WORDEN — This month is Career and Technical Education month, highlighting programs in schools that offer differing skills for students. On Thursday at Huntley Project High School, Gov. Greg Gianforte paid a visit to see how the school’s program is shaping up.
"My dad taught me how to weld when I was 11, and I’ve loved it ever since,” said Willa Tauer, a student at Huntley Project High School, on Thursday. “My dad did it and my grandpa did it."
At Huntley Project, students are working with their hands and learning new skills.
"I made a hammock. It’s two braces coming up,” said Ryan Fox, a student at Huntley Project, on Thursday.
Career and Technical Education (CTE) programs can be found in schools across the state.
"Being in the CTE program has done a lot between people skills and being able to talk in public. It’s really helpful," Fox said. "And then just skills like welding, woodworking, that has all helped a ton."
Principal Sam Bruner said the programs are crucial for providing pathways for students.
"Not every student is going to be a dentist, not every student is going to be a lawyer, not every student’s going to be a mechanic either. So it has a certain amount of appeal to everyone,” Bruner said on Thursday. "We try to provide a robust opportunity for juniors and seniors for after-school work opportunity. Get credit for that, like a work-study type thing. So we’ll have a handful of students do different opportunities locally and even in Billings to showcase what they know, and they get paid to do that."
It’s a way for students to explore their options.
"I would like to go on the pipelines. I would like to be a welder,” said Tauer. "I do three classes over in Mr. Kotar's room. I do two metal classes, College Welding and Auto CAD. And then I have a Greenhouse SAE class."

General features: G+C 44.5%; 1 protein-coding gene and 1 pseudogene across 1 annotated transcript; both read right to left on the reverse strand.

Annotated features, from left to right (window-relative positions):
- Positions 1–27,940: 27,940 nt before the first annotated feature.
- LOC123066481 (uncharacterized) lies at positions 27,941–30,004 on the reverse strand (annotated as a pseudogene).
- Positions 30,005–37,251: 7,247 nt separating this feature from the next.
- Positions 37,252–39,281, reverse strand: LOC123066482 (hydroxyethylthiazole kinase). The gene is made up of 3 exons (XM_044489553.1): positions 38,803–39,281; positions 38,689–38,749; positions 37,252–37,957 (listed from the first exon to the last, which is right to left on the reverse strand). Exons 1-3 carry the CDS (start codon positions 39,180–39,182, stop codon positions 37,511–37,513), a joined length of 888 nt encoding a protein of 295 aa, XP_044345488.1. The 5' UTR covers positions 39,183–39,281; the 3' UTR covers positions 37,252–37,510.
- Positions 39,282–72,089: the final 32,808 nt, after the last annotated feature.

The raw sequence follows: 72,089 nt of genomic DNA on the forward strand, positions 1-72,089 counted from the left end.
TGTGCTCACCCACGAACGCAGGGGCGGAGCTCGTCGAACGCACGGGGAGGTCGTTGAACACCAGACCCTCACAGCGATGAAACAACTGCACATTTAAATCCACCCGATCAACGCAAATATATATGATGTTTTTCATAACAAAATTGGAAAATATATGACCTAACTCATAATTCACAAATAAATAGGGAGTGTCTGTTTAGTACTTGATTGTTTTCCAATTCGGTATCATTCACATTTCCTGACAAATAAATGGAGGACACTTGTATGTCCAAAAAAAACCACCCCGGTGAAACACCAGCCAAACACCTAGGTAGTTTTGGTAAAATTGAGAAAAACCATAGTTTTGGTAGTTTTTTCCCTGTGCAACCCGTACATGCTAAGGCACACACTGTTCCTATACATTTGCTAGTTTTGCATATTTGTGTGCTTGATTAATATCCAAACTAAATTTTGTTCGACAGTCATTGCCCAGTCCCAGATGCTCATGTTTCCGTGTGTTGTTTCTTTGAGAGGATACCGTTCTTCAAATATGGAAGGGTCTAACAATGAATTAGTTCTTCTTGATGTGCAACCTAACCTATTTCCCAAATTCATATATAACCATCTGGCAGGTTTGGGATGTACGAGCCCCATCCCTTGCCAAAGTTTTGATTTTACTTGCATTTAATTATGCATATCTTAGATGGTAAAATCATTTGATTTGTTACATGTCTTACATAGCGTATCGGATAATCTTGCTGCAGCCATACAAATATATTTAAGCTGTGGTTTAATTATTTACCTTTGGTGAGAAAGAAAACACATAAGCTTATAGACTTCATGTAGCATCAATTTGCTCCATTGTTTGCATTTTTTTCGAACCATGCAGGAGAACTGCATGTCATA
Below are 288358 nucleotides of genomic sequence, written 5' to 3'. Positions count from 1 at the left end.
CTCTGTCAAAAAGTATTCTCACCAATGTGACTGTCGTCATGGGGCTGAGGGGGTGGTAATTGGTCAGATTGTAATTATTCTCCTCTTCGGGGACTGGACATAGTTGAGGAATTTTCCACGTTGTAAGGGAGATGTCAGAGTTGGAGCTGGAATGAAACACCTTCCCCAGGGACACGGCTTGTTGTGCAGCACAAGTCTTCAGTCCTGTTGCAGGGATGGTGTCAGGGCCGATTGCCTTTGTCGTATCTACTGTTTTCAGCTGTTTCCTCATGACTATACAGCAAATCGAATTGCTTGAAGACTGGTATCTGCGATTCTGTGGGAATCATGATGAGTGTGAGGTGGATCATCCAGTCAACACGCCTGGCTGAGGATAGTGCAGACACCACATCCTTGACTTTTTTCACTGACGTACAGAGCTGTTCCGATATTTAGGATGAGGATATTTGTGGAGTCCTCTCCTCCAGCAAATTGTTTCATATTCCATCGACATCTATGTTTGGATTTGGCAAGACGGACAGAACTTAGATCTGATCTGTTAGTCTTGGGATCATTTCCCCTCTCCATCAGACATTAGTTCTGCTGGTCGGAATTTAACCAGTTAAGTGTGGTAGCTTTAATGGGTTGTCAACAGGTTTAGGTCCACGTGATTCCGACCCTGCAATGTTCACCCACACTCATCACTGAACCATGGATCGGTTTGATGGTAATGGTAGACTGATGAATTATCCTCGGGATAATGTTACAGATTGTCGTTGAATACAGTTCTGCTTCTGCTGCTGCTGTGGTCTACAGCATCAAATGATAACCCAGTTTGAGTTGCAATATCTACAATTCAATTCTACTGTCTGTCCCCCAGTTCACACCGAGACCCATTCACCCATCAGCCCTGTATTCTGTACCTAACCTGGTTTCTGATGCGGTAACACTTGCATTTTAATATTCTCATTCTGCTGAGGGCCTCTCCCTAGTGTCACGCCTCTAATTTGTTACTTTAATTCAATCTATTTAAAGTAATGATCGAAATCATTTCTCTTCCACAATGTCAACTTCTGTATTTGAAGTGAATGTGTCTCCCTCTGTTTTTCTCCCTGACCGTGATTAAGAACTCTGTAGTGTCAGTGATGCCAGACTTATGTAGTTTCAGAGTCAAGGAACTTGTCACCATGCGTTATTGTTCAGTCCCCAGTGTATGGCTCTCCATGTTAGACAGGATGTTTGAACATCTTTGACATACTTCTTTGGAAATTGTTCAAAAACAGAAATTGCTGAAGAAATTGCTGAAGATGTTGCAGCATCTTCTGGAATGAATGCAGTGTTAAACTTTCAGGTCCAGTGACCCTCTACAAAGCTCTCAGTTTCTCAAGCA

Tauer is a senior at the school and is in multiple CTE programs. One of her teachers, Bambi Dalke, is inspired by students like Willa.
"These kids are the reason that I’m here. They’re special," Dalke said on Thursday. "I love to see them grow and explode and use their imagination. And come up with some of the great, awesome things that you see here today."
On Saturday, the annual Huntley Project FFA Sweethearts Ball is set to take place to raise money for the local chapter. Students have been hard at work creating items to auction off to raise money at the event.
“I’m originally from Minnesota, and my grandpa handmakes these boards," Tauer said. "They’re super cool, they have the wood fracking down and then he inlays them with colors. I have had a helping hand in quite a bunch."
Gianforte paid a visit to the school along with Rep. Greg Oblander, R-Shepherd, to highlight its CTE program, following the 2023 passing of House Bill 382, which tripled funding for the programs in Montana.
"Through the legislation we’ve passed, students can now spend time in internships in businesses in the community. Maybe a job site or a manufacturing plant, or working in diesel mechanics. And this helps them provide more direction as they develop their career,” Gianforte said on Thursday. “A four-year degree is not the right path for every student. So we need to expose them to other career paths that are high wage and in high demand."
The students are grateful for that direction.
"It helps out a lot preparing people to either go into the workforce or to go into college,” said Lane Botts, a student at Huntley Project, on Thursday. "With helping with interviews and the application process for different offices and things like that."
Fox added the governor's visit meant a lot to the program.
“It’s super neat that he would come to small town Huntley, Montana," said Fox. "We can see that he actually cares about this program and that’s super neat to see."
To learn more about Gianforte's CTE tour, click here.